Tuk, a syncretic fife and drum tradition of Barbados, may have roots stretching back to the first stationings of British troops there in the 17th century; it was the music of the black plantation slaves until Emancipation in 1838.
Two specific functions for tuk developed subsequently: as entertainment for the working classes and as the music of Landship, a music and dancing society. The tradition declined during the 20th century due to several cultural factors, but a revival began in the 1970s, and in the 1990s the government started to promote tuk as a uniquely Barbadian tradition.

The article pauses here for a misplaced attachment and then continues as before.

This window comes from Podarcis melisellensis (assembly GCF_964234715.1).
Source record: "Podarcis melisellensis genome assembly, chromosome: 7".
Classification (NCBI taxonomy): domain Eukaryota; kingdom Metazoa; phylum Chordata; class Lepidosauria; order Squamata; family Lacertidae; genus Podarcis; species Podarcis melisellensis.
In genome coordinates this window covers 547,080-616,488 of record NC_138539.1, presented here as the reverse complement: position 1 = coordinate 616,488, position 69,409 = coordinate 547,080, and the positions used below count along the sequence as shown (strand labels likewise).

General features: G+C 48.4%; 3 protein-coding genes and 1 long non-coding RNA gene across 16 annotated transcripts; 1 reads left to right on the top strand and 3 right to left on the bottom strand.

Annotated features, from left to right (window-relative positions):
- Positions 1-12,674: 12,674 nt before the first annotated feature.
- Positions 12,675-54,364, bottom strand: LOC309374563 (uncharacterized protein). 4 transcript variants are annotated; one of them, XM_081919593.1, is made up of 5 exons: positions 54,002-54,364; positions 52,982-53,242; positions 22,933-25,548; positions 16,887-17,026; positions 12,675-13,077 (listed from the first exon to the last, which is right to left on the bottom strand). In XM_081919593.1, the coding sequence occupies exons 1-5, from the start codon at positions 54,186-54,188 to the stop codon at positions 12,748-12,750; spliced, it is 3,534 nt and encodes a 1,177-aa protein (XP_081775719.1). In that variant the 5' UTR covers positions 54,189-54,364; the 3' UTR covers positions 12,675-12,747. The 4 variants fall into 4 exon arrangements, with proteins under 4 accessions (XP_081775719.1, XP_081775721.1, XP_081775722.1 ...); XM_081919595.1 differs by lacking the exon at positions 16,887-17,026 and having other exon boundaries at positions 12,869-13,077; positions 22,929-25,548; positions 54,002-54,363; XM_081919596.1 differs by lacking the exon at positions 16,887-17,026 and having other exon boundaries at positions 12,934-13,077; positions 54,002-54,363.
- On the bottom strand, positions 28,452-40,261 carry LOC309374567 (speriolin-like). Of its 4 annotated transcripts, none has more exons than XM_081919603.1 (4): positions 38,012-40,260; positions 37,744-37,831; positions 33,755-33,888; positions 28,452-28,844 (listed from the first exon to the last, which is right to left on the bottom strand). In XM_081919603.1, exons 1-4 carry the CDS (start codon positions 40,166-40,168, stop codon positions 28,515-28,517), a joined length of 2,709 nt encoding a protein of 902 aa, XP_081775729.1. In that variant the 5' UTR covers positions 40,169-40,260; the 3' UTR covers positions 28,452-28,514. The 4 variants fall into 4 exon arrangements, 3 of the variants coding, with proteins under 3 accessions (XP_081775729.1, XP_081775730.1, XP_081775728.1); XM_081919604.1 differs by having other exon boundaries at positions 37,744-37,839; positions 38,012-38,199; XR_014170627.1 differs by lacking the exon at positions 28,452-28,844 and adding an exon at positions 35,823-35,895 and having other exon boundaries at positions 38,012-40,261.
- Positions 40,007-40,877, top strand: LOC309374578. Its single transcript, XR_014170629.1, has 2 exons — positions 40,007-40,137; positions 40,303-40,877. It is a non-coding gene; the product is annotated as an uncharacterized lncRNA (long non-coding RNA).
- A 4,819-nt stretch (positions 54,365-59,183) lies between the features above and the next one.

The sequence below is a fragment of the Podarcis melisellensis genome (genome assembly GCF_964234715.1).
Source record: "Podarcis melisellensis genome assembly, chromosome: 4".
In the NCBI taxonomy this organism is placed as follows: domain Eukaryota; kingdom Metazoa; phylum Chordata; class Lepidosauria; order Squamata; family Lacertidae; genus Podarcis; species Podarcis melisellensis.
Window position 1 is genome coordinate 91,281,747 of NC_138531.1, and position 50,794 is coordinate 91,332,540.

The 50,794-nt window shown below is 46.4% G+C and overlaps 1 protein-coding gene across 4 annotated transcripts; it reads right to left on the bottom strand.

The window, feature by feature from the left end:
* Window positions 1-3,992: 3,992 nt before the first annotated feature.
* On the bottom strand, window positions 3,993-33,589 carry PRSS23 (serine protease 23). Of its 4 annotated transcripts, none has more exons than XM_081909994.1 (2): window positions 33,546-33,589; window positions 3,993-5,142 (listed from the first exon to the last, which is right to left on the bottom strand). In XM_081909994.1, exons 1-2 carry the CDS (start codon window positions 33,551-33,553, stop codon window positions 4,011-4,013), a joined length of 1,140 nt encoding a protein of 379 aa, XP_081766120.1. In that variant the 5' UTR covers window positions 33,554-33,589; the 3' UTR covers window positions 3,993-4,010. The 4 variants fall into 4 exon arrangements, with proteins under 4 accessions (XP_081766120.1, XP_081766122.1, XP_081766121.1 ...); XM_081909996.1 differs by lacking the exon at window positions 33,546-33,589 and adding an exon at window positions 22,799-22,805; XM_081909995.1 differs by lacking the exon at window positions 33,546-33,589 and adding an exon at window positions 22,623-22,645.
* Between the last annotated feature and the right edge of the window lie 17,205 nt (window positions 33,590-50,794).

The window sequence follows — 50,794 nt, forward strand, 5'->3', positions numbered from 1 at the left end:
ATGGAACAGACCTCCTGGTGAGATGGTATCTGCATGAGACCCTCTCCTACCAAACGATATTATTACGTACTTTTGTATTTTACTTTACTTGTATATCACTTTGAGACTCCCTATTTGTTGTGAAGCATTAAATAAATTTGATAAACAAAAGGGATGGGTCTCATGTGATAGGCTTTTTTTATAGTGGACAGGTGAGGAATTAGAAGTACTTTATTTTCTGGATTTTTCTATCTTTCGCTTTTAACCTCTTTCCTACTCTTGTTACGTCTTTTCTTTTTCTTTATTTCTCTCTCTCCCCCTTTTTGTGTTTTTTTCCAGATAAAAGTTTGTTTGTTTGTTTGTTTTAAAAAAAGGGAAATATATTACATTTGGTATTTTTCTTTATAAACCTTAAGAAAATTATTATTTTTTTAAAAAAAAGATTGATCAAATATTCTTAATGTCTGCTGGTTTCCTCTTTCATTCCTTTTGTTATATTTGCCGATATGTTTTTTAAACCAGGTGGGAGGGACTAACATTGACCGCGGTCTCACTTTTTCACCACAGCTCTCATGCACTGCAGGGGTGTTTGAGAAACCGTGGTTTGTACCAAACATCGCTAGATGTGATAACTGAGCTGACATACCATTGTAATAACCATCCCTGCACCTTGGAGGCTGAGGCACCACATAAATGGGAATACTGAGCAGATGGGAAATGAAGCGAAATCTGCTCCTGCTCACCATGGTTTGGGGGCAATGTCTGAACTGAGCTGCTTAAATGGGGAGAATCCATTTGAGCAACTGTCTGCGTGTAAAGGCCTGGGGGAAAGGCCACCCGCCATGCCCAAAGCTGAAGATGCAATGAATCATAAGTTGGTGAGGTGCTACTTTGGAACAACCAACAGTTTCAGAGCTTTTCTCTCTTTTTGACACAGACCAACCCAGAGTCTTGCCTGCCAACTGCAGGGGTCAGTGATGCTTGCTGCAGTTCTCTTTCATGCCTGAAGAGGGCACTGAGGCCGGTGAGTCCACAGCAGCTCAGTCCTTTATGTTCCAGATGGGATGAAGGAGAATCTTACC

This according to “Tuk music: Its role in defining Barbadian cultural identity” by Sharon Meredith (European meetings in ethnomusicology VIII  pp. 16–25).
Above, a tuk band and their stock character Mother Sally interacting with their audience; below, a tuk band at a local festival, first in a parade and later joined by dancers (ca. 4:50).